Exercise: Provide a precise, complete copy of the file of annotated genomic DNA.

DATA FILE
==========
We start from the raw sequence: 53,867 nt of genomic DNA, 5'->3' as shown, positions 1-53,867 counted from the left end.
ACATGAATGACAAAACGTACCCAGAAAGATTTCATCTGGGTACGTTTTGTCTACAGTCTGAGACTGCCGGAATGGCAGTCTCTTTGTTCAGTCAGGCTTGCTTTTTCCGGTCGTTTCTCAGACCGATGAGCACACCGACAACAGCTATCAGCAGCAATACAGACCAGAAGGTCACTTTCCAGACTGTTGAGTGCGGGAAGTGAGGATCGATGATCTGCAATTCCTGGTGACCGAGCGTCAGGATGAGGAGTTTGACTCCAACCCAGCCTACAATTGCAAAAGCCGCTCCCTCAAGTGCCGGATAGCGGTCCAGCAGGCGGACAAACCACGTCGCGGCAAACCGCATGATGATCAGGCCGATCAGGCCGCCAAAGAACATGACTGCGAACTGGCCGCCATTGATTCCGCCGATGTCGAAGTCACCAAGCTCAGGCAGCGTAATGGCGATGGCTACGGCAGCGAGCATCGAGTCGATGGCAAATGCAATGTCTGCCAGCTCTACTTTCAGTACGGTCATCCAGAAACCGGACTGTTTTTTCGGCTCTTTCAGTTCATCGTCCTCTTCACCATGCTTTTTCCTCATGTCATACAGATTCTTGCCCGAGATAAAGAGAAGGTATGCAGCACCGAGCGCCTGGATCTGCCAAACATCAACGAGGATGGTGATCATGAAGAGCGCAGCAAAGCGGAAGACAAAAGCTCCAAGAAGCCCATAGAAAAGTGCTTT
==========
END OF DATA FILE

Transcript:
We start from the raw sequence: 53,867 nt of genomic DNA, 5'->3' as shown, positions 1-53,867 counted from the left end.
ACATGAATGACAAAACGTACCCAGAAAGATTTCATCTGGGTACGTTTTGTCTACAGTCTGAGACTGCCGGAATGGCAGTCTCTTTGTTCAGTCAGGCTTGCTTTTTCCGGTCGTTTCTCAGACCGATGAGCACACCGACAACAGCTATCAGCAGCAATACAGACCAGAAGGTCACTTTCCAGACTGTTGAGTGCGGGAAGTGAGGATCGATGATCTGCAATTCCTGGTGACCGAGCGTCAGGATGAGGAGTTTGACTCCAACCCAGCCTACAATTGCAAAAGCCGCTCCCTCAAGTGCCGGATAGCGGTCCAGCAGGCGGACAAACCACGTCGCGGCAAACCGCATGATGATCAGGCCGATCAGGCCGCCAAAGAACATGACTGCGAACTGGCCGCCATTGATTCCGCCGATGTCGAAGTCACCAAGCTCAGGCAGCGTAATGGCGATGGCTACGGCAGCGAGCATCGAGTCGATGGCAAATGCAATGTCTGCCAGCTCTACTTTCAGTACGGTCATCCAGAAACCGGACTGTTTTTTCGGCTCTTTCAGTTCATCGTCCTCTTCACCATGCTTTTTCCTCATGTCATACAGATTCTTGCCCGAGATAAAGAGAAGGTATGCAGCACCGAGCGCCTGGATCTGCCAAACATCAACGAGGATGGTGATCATGAAGAGCGCAGCAAAGCGGAAGACAAAAGCTCCAAGAAGCCCATAGAAAAGTGCTTT